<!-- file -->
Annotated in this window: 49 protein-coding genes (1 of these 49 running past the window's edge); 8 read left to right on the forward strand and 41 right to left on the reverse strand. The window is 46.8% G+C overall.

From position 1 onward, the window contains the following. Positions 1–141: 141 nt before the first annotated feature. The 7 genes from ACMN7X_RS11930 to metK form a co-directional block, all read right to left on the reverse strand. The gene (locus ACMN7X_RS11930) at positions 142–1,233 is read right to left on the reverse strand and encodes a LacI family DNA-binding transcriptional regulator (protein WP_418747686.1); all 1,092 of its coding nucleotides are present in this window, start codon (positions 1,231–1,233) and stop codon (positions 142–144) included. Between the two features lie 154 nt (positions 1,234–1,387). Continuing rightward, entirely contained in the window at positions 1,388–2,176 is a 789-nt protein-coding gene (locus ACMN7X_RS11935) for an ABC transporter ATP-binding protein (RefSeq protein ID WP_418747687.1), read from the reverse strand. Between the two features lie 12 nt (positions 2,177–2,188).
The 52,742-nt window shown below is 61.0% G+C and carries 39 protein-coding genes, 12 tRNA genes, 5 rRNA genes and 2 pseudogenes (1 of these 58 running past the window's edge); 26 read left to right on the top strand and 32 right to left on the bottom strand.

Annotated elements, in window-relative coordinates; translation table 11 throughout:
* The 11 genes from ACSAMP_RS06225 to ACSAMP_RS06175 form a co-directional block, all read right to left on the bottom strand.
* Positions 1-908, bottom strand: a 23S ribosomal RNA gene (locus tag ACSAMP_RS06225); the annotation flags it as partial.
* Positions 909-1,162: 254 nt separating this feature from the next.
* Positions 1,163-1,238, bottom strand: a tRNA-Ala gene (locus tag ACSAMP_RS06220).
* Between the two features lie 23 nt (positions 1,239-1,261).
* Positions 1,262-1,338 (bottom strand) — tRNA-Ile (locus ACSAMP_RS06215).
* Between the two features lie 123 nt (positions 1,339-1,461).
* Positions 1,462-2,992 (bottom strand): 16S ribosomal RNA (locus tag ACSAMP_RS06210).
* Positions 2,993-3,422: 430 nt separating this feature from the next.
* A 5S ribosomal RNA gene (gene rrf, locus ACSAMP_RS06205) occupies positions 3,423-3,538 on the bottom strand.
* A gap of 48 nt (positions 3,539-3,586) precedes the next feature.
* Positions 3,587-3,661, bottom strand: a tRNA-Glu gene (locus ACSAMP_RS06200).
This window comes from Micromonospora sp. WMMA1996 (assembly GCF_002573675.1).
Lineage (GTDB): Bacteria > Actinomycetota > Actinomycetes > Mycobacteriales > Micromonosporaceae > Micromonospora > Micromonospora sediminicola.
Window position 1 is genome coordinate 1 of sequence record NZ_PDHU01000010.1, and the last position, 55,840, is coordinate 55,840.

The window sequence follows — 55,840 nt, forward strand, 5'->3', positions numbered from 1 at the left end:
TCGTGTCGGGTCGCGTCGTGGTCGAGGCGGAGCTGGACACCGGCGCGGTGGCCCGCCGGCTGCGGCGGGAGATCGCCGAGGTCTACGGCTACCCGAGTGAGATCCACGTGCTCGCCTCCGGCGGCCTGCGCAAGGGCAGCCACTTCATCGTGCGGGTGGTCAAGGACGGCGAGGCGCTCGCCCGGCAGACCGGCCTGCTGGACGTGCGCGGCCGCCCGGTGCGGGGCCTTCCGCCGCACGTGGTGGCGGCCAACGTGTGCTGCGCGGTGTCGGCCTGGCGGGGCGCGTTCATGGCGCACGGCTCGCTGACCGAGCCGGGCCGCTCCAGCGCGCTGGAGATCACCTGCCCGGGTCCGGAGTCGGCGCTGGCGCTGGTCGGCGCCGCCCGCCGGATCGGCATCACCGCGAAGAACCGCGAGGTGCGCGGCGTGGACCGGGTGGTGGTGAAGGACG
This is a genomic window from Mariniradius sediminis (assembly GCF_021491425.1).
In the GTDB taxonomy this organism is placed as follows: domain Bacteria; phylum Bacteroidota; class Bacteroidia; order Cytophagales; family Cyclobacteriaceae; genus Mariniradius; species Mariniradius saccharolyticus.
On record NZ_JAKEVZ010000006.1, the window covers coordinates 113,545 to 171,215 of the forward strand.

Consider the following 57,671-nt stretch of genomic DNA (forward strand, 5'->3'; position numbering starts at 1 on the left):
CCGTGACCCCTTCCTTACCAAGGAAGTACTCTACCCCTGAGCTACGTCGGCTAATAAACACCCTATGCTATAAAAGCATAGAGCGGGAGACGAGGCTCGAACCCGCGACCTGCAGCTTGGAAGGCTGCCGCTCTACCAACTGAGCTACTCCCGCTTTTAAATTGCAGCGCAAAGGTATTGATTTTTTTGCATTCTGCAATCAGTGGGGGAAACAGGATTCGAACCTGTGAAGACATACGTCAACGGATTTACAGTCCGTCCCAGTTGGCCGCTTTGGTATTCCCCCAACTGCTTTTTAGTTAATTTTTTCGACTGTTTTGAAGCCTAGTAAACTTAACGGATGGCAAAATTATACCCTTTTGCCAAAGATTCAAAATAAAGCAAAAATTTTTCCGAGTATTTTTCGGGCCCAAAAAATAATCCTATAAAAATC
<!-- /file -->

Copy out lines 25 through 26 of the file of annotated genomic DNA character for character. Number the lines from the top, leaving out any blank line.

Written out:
Consider the following 57,671-nt stretch of genomic DNA (forward strand, 5'->3'; position numbering starts at 1 on the left):
CCGTGACCCCTTCCTTACCAAGGAAGTACTCTACCCCTGAGCTACGTCGGCTAATAAACACCCTATGCTATAAAAGCATAGAGCGGGAGACGAGGCTCGAACCCGCGACCTGCAGCTTGGAAGGCTGCCGCTCTACCAACTGAGCTACTCCCGCTTTTAAATTGCAGCGCAAAGGTATTGATTTTTTTGCATTCTGCAATCAGTGGGGGAAACAGGATTCGAACCTGTGAAGACATACGTCAACGGATTTACAGTCCGTCCCAGTTGGCCGCTTTGGTATTCCCCCAACTGCTTTTTAGTTAATTTTTTCGACTGTTTTGAAGCCTAGTAAACTTAACGGATGGCAAAATTATACCCTTTTGCCAAAGATTCAAAATAAAGCAAAAATTTTTCCGAGTATTTTTCGGGCCCAAAAAATAATCCTATAAAAATC